By John Gruber
DuckDuckGo Search + Safari’s Intelligent Tracking Prevention together solve the top three private browsing misconceptions.
There’s been a lot of interesting discussion over the last week regarding the use of dynamic scripting languages for programming desktop applications. Here’s some of what caught my eye:
Andrew Shebanow argues that this transition isn’t in the future; it’s happening now. Adobe Lightroom’s user interface is mostly written in Lua, for example. He also has a good point that what makes these languages interesting isn’t that they are interpreted, but that they’re dynamic.
Bill Bumgarner reminds us that the Python-Cocoa PyObjC bridge isn’t new; it’s been used in production since the Next era in the mid-90s. He also has some good insight into why Ruby and Python are such good fits for bridging to frameworks originally designed for use with Objective-C. He also links to a couple of professional Mac apps that are already written using PyObjC.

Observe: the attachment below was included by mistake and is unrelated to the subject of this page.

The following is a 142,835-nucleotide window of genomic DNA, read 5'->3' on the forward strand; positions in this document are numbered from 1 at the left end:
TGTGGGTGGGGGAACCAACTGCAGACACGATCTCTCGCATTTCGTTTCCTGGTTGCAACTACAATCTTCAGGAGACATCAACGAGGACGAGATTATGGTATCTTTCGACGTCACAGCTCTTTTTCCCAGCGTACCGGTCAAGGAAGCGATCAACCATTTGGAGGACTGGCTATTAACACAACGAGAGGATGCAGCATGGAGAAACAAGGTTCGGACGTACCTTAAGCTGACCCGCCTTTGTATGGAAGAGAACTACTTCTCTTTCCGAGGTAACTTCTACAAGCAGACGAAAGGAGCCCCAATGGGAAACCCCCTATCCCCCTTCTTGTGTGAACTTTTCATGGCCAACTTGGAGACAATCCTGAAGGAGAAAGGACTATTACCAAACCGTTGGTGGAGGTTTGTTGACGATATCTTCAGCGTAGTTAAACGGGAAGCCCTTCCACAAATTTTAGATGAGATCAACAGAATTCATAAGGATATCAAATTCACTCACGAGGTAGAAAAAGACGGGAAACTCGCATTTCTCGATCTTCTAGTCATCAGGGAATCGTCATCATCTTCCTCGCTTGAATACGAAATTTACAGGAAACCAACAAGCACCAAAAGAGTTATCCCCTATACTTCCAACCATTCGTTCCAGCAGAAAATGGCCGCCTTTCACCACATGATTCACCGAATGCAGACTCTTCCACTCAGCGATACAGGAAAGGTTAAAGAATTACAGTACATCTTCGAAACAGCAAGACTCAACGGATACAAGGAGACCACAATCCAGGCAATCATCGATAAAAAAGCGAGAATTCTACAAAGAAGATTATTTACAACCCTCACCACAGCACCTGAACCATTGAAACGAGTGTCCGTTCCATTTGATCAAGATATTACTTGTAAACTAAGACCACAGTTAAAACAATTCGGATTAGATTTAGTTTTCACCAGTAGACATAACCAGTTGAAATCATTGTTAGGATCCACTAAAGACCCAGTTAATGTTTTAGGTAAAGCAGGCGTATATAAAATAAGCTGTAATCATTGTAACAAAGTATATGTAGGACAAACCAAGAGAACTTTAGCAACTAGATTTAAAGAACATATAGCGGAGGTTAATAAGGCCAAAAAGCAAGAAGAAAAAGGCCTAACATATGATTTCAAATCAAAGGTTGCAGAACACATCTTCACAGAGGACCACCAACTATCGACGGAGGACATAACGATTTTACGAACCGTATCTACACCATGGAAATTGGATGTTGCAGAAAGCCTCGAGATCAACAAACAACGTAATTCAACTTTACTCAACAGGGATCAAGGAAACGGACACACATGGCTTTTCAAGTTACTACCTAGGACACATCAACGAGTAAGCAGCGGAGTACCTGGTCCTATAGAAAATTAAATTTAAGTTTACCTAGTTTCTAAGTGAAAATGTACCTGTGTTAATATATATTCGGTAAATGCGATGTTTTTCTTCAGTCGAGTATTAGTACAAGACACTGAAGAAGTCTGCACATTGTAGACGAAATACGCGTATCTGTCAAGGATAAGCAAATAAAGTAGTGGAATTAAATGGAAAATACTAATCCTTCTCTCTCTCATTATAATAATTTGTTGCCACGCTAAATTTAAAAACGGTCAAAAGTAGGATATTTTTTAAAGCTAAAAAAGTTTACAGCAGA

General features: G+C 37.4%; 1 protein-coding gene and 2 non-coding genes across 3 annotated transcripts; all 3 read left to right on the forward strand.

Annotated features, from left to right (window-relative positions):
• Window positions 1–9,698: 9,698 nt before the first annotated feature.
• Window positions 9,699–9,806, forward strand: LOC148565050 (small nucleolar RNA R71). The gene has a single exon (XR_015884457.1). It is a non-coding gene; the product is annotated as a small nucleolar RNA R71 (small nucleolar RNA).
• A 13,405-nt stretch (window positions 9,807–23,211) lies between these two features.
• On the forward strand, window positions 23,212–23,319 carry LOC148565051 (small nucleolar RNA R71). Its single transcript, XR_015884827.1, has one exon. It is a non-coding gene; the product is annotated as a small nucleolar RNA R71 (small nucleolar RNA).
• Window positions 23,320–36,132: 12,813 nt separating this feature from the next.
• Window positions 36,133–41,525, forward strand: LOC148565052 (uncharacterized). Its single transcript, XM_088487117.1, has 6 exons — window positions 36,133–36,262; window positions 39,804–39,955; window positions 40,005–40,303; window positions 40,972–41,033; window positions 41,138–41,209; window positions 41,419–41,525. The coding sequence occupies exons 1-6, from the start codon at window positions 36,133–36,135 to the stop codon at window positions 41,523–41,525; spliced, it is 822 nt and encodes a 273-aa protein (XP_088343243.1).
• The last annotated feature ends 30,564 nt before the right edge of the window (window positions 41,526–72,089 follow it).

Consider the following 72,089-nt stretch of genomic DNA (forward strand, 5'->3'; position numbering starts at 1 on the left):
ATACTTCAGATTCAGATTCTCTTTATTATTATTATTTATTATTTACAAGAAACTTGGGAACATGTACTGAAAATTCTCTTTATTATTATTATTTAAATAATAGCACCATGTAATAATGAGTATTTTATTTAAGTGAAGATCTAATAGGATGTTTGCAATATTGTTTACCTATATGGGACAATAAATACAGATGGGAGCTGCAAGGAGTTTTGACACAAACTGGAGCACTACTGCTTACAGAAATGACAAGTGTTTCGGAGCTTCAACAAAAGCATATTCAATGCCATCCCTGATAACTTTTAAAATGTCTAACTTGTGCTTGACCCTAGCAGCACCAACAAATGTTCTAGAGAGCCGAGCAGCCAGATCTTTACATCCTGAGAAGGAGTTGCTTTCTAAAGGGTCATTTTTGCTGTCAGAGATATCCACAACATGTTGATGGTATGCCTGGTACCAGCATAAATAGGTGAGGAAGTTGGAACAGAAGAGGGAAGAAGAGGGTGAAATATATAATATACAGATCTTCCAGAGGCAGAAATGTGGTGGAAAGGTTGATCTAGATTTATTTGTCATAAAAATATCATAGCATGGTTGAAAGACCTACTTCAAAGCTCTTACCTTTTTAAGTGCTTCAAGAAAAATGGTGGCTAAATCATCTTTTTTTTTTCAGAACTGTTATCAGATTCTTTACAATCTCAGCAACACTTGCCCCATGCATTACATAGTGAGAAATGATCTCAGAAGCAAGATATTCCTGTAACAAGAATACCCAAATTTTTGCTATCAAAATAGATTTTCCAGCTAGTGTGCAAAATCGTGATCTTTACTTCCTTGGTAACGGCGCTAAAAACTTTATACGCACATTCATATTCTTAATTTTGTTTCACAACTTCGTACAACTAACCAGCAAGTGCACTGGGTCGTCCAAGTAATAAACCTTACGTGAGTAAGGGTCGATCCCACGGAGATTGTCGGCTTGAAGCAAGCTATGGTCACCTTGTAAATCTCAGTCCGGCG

Michael Tsai is already writing commercial software using a hybrid approach with Python and Objective-C; he writes that the most common performance hit comes when crossing the bridge.
Jesper has more on why the Python and Ruby Cocoa bridges aren’t likely to suffer the same fate — irrelevance and eventual obsolescence — that Apple’s Java Cocoa bridge did. In a nut: Ruby and Python are both more dynamic than Objective-C; Java is less dynamic than Objective-C.
Scott Stevenson says not so fast — Objective-C 2.0
(coming in Leopard), which adds garbage collection and some
useful new syntax like properties and
foreach loops, obviates
many of the things that might draw Cocoa developers to Ruby or
Python, and has the advantage of being the language Cocoa was
specifically written for.
(The comment threads on most of these articles are worth a read, too.)